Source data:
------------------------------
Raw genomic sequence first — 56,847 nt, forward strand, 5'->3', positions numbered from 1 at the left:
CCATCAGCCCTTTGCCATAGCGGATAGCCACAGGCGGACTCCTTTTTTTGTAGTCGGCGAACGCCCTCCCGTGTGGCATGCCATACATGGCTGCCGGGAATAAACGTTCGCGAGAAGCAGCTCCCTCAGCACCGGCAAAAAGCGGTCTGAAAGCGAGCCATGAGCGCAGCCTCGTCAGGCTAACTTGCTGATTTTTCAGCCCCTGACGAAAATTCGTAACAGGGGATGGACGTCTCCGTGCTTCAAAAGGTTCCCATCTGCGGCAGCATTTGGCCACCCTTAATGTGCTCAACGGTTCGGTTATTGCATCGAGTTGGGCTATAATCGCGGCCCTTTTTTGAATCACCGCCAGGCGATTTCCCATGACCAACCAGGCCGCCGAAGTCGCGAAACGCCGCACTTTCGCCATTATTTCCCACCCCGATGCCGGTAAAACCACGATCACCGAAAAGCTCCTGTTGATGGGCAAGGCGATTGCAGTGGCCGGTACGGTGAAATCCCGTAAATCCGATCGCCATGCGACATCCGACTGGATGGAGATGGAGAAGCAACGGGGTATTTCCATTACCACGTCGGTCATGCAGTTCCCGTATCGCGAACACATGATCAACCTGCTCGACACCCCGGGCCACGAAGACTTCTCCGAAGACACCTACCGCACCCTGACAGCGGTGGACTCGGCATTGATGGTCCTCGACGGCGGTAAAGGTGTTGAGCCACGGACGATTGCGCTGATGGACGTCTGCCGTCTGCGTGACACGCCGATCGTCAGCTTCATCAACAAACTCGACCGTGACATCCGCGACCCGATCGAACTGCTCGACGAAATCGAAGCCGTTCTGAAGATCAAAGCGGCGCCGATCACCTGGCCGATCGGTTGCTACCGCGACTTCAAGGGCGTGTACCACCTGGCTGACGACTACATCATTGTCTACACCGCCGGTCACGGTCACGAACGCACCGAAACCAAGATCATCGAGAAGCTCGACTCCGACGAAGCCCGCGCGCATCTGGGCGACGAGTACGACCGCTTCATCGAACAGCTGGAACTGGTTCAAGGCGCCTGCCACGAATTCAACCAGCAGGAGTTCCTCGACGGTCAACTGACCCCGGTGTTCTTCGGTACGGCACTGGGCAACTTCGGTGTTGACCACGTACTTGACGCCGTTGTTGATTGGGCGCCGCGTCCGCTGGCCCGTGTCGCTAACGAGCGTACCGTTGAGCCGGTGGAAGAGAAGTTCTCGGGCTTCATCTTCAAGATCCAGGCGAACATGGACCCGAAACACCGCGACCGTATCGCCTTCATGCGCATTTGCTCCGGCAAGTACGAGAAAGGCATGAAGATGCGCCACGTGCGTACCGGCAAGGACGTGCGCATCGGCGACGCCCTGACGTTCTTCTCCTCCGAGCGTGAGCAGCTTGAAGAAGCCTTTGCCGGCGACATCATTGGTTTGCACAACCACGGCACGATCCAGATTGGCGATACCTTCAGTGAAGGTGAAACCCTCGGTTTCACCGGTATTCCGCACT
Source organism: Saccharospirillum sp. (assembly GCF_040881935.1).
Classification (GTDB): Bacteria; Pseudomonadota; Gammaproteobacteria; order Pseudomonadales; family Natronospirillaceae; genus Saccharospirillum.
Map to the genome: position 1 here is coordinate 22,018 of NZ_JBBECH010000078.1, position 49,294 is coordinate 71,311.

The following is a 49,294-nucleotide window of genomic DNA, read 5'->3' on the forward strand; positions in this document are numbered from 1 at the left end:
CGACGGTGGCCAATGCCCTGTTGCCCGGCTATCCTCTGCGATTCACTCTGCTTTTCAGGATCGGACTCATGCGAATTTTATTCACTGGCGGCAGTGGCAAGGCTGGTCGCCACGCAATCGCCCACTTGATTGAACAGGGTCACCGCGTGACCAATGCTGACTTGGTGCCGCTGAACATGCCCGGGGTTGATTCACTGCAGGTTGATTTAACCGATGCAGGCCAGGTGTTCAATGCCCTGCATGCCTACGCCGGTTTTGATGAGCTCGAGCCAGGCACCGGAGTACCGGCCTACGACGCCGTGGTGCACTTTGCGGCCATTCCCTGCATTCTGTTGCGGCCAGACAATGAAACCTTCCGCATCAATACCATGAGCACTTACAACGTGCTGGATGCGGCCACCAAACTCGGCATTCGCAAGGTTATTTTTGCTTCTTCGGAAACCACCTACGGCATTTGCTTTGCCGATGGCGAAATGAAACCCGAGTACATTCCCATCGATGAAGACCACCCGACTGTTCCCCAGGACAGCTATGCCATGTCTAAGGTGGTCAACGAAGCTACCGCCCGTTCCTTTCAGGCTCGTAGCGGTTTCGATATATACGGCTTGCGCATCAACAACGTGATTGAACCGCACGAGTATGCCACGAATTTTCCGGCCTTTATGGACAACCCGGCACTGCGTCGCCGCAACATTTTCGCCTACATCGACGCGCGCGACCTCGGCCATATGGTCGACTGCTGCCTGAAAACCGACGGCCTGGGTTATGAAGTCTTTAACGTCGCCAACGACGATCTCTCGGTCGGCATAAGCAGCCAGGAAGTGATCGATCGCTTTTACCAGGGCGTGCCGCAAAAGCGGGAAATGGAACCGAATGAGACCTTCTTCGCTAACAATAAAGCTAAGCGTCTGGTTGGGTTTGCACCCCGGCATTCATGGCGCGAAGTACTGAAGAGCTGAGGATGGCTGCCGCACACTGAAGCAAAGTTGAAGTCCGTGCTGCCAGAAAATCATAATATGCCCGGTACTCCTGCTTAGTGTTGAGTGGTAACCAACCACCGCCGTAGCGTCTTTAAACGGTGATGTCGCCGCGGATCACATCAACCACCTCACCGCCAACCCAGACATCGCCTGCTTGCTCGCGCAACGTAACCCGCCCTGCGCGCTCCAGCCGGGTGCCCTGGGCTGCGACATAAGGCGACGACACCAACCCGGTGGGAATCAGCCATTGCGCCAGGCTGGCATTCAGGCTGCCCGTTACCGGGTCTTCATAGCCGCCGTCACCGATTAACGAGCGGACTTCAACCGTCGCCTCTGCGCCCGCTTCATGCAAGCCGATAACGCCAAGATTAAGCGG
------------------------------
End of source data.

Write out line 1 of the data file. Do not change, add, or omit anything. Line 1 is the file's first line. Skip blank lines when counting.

Raw genomic sequence first — 56,847 nt, forward strand, 5'->3', positions numbered from 1 at the left: